8. Ozzie perceives Lua as an assertive, fearless, and expressive person. Yet Lua surprises Ozzie by telling him how afraid they often are of the future. Can someone be both confident and vulnerable? Are you someone who embraces the unknown? Or do you fear change?
9. Lua’s character breaks down the barriers of what it means to be male or female. One cannot be defined by one’s sex. Does Lua strike you as more feminine or masculine? How so? Does it matter? What is your definition of male and female? Do you admire Lua’s conviction?
10. Mrs. Ross continually tried to avoid Ozzie whenever she saw him, but eventually she starts to open up to him. How come? Do you think there’s a part of her that thinks Ozzie is right about Tommy—that she really did have a son?
11. Describe the characters’ lives in the present universe compared to what we know about them in the universe where Tommy existed. Have people changed? Relationships? How do these things change as the universe “shrinks”? Does one universe seem better than the other?
12. Describe Calvin. What does he represent to Ozzie? Why does Ozzie want to help him? Is Calvin replacing the void in Ozzie’s life left behind by Tommy? Is it wrong for Ozzie to have feelings for Calvin, while still trying to find out what happened to Tommy?
13. Graduating from high school can be a time of reflection for many seniors, as it is a crossroads in their life, where they must determine their next steps. Often questions such as the following are expected to be answered: Who am I? What do I want to be? What do I want to do with my life?
How do Tommy and his friends answer these questions? How would you answer these questions?
14. When Ozzie finds Calvin cutting himself, he experiences an internal dilemma: Should he keep his promise to Calvin to stay silent, or should he tell someone? When Calvin discloses the reason behind his self-infliction, he demands that Ozzie not tell anyone. What should Ozzie do in this situation? What would you do? Is it a betrayal to tell someone’s secret, even if you’re trying to help him/her?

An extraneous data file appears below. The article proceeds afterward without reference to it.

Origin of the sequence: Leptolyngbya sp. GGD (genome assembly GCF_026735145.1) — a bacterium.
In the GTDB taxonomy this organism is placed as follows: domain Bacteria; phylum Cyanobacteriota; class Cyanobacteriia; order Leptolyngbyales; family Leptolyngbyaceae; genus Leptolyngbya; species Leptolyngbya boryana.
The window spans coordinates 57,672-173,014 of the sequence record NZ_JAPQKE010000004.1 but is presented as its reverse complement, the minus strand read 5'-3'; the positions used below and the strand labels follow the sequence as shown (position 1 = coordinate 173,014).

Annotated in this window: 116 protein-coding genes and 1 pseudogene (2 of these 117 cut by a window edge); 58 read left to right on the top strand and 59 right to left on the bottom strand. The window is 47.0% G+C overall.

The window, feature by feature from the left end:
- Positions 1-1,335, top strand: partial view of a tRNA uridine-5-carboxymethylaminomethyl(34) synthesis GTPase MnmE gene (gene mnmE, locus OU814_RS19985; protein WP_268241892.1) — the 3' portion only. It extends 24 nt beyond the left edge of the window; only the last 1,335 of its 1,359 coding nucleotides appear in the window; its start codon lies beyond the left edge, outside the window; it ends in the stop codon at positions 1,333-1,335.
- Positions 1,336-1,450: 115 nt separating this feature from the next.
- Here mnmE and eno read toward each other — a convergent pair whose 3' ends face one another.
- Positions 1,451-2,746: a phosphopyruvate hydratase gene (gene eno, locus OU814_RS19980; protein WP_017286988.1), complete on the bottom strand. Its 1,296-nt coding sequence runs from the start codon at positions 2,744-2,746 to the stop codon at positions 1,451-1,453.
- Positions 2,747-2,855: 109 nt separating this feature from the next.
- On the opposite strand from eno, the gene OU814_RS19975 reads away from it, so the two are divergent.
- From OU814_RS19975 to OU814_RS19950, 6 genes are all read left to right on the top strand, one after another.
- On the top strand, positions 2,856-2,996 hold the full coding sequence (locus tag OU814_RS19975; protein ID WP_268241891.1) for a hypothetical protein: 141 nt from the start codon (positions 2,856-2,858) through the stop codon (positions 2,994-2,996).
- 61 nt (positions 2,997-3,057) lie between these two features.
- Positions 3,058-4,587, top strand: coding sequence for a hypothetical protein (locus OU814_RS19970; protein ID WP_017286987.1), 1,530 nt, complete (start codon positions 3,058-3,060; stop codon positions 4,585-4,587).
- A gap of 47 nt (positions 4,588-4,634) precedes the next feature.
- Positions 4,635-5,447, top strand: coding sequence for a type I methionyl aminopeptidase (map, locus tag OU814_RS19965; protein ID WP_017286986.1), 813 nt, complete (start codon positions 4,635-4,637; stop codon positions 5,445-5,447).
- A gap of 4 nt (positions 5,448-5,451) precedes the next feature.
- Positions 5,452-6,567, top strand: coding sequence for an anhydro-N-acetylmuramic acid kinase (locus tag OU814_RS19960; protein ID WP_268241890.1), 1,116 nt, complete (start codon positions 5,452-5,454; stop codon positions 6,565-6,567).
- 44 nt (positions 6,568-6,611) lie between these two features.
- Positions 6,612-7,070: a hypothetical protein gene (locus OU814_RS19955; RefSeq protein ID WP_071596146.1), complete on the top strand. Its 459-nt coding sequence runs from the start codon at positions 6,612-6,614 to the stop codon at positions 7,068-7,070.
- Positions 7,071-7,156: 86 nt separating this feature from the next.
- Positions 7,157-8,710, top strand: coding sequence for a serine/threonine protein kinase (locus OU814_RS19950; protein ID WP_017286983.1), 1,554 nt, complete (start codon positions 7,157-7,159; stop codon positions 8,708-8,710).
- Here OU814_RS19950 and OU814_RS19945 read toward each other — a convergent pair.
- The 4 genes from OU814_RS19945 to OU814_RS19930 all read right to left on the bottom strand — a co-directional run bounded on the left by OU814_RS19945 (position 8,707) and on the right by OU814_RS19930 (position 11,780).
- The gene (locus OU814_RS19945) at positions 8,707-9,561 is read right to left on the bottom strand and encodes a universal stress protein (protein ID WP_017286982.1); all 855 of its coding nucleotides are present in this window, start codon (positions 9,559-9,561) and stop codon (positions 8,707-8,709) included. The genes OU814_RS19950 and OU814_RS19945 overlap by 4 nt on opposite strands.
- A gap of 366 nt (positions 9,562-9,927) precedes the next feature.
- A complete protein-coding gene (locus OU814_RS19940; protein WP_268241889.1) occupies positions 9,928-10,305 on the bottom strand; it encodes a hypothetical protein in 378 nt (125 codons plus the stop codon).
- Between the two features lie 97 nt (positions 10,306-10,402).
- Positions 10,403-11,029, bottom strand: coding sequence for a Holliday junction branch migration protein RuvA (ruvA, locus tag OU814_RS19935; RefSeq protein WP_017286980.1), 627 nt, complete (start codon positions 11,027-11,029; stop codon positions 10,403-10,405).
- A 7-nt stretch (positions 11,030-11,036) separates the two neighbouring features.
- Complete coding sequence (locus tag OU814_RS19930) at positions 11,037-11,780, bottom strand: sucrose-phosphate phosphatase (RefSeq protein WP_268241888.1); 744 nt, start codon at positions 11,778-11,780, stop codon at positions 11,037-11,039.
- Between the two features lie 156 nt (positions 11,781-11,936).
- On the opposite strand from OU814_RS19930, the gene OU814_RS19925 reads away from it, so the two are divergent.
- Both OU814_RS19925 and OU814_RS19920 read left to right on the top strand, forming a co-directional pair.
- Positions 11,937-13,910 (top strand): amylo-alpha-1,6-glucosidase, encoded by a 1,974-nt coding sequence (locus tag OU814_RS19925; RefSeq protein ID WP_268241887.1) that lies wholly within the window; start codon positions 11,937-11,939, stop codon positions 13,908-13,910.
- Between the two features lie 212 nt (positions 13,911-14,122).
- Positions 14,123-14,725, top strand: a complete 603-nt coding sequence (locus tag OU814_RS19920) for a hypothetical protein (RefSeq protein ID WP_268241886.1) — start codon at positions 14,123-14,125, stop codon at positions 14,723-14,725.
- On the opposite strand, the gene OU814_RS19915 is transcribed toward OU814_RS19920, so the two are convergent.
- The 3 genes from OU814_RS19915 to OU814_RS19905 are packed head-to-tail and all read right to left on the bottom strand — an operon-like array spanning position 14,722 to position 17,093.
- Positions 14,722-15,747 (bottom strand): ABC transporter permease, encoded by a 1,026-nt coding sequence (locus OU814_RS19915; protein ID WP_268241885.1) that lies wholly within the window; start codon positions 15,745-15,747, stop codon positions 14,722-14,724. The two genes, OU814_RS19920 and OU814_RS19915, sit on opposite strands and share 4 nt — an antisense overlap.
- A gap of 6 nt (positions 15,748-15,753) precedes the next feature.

15. Life often throws people curveballs—something unforeseen happens, such as when Dustin’s parents’ financial mistakes cost him the college of his choice. What are some other curveballs that characters face in the novel, and how do they deal with them?
16. At the end of the novel, readers learn more about the shrinking universe. Is the universe really shrinking? What does it tell us about change, and about human emotions?
1. Make a star constellation display. Research some of the stories/myths from different cultures based on the constellations.
2. How do roller coasters work? How do they stay on the track? Research and design your own roller coaster. You can do this on a computer, or using homemade materials like construction paper, poster board, vinyl tubing, etc. Look here for more inspiration, and ideas: http://www.hometrainingtools.com/a/make-a-roller-coaster.
3. Do you believe in parallel universes? Ozzie says, “Okay, so part of quantum theory is that until we observe something, it exists in all possible states. That’s why a proton can act as a wave in one instance and a particle in another.” Watch portions of the science fiction films What the Bleep Do We Know!? or Interstellar, both of which address questions about the universe. You could also watch “Dr. Quantum—Double Slit Experiment” here: https://www.youtube.com/watch?v=DfPeprQ7oGc. Compare the ideas in these films/videos to Ozzie’s experiences.
4. One of the central themes of At the Edge of the Universe is loss, particularly the feeling of loss experienced over a breakup. Read about the grieving stages in this article from Psychology Today: https://www.psychologytoday.com/blog/me-we/201406/the-7-stages-grieving-breakup. Do the characters in this novel (Ozzie, Ozzie’s parents, Lua and Jamie, Calvin, etc.) experience these stages?
5. There are many brilliant quotes in this novel that can be used as a basis for a poem. Choose one (or more) of the below quotes as the first line of a poem, and then write the rest of it.
“Neatness is the trademark of a boring mind.”
“Life’s truest horror is a door that slams shut that can never be opened again.”
“Just . . . don’t get so focused on where you’re going that you forget the people you’re traveling with. There’s no point reaching a destination if you arrive alone.”
“ . . . until the air is thick enough to drink and the heat index hovers somewhere between sweat-through-your undershirt and even-Satan-cranked-up-his-AC hot.”
6. Create a poster using your favorite quote from the novel. Add visual elements to the poster such as magazine cutouts, drawings, photographs, etc. to represent what this quote means to you. Share your poster with your class or reading group, and discuss why the quote is significant to the novel, and to your life.
This guide has been provided by Simon & Schuster for classroom, library, and reading group use. It may be reproduced in its entirety or excerpted for these purposes.